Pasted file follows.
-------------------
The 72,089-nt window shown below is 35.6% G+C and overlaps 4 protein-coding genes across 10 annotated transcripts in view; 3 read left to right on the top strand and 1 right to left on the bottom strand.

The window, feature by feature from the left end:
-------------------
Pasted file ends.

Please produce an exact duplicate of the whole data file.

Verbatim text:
The 72,089-nt window shown below is 35.6% G+C and overlaps 4 protein-coding genes across 10 annotated transcripts in view; 3 read left to right on the top strand and 1 right to left on the bottom strand.

The window, feature by feature from the left end: